What were our ancestors in South Carolina Methodism talking about a hundred years ago this fall? Looking through the pages of the Advocate for November 1914 shows that they were talking about football, war, and conference politics.
The Advocate was part of the conversation about dividing the Annual Conference into upper and lower conferences – an action that had been authorized at General Conference the previous summer. I wrote about this action in the June 2014 Advocate. It was a controversial issue, and writers took strong stands in letters about the proposals.
An issue of the Advocate just before Annual Conference met listed all of the members of the conference and where they would be staying when Conference met in Sumter. Most of the attendees were the guests of the members of the various Methodist congregations in Sumter. Imagine going to Annual Conference and staying in a local home rather than a hotel!
The superintendent of Epworth Orphanage wrote on November 12 to remind churches to send in their collections for the Labor Day appeal as quickly as possible. The orphanage had experienced a few cases of typhoid and as a result, had asked the city of Columbia to extend the sewer line to the campus, which had added to the home’s expenses. He also reported that the orphanage was full, with some 250 children on campus, and he described the studies and work they were undertaking.
The outbreak of what we now call World War I in Europe in the summer of 1914 was definitely on the minds of South Carolina Methodists. Wofford President Henry Nelson Snyder’s piece “War and Religion” appeared on November 5, where he lamented that “nothing was more hideous than the war now going on in Europe.”
Methodists were somewhat critical of football in the early 20th century, and the Conference even managed to get Wofford to stop playing intercollegiate football for several years. In November 1914, they wrote “The papers of last Thursday carried this news item from Columbia: After putting up a stubborn fight, Wofford College was defeated by Newberry College by a score of 36-0. Swanton, left half for Newberry, broke his leg and was rushed to the hospital. Wofford lost the game but apparently did not have any member killed or maimed… We are told that when Wofford played in Greenville some time ago that practically every member of the team carried off bloody faces.” “It is difficult to understand,” the Advocate wrote, “how any parent can give consent for his or her son to engage in games that so often result in death or broken limbs. The fatalities are nearly as great as in war. They call it ‘college spirit!’ Deliver us from such! How long will it be before some mother’s son in South Carolina will be carried from a glorious game of football a mangled corpse to the mother’s embrace?”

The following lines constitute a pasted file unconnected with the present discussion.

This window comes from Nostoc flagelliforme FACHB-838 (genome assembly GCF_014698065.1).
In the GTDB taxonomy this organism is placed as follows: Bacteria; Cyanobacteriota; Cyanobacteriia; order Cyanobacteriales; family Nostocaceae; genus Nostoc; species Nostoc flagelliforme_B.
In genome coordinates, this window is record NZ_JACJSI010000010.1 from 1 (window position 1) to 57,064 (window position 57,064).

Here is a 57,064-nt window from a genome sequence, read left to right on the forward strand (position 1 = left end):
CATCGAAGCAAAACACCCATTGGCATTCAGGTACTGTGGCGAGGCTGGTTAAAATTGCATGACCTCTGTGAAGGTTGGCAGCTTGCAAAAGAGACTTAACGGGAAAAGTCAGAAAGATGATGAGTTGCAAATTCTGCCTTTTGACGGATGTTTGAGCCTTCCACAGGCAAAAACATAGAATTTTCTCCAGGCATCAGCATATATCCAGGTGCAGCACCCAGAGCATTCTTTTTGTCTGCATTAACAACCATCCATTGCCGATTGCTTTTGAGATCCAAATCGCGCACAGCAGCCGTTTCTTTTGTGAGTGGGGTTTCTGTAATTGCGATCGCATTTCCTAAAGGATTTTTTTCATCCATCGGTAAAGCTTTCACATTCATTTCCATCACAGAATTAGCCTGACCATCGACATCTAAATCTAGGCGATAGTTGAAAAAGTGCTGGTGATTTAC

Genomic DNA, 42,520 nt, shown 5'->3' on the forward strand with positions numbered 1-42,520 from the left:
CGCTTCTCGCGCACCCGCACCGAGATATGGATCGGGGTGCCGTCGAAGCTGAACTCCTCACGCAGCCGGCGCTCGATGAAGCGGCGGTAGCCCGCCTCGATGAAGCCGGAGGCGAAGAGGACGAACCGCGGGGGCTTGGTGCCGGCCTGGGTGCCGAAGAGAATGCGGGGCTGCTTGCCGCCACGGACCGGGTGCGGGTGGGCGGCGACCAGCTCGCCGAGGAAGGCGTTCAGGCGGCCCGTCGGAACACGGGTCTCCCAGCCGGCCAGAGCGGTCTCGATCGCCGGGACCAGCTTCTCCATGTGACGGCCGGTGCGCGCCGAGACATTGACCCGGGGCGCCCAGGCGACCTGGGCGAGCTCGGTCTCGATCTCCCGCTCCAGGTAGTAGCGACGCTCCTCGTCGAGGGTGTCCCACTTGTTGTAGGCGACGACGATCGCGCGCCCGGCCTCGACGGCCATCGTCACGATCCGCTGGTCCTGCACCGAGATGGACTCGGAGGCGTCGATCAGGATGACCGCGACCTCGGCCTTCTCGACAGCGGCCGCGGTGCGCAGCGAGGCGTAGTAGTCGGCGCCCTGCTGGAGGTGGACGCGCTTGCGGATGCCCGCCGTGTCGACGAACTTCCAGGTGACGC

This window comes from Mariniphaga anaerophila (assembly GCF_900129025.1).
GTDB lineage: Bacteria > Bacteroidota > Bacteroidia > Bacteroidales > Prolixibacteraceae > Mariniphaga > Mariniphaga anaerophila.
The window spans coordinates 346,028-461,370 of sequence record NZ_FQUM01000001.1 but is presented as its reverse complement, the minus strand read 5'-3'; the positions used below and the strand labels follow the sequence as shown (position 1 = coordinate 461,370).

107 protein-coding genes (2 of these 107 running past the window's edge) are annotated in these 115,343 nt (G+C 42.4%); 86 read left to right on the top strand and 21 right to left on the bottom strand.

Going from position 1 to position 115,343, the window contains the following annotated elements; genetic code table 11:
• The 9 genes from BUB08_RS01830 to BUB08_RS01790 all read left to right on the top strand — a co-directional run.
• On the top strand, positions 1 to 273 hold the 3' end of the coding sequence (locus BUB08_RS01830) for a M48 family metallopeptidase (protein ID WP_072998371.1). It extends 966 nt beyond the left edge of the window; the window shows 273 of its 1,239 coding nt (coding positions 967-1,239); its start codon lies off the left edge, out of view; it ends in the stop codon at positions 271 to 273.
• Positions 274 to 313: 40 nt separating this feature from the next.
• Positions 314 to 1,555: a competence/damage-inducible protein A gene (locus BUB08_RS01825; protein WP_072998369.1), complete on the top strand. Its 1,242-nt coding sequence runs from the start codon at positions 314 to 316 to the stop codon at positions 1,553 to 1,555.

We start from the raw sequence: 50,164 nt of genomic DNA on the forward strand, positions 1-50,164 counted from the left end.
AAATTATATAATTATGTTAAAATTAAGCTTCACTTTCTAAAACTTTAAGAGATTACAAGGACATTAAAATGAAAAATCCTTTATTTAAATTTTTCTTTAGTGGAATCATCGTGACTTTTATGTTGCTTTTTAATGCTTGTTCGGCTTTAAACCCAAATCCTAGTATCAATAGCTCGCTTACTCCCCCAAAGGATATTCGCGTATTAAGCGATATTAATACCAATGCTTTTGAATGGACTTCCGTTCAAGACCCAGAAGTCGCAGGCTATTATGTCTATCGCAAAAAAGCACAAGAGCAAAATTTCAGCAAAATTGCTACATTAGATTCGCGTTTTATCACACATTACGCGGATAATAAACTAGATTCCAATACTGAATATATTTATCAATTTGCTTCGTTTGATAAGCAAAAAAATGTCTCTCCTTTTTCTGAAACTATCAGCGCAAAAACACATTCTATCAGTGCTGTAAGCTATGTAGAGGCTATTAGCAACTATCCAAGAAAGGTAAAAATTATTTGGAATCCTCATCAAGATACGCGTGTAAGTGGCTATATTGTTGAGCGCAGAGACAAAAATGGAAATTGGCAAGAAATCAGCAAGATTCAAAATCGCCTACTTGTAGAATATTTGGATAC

It’s interesting to see the issues that were in the minds of South Carolina Methodists and the work that our conference institutions were doing a century ago, and to know that many of these continue to be with us today.
This item was my November column in the SC United Methodist Advocate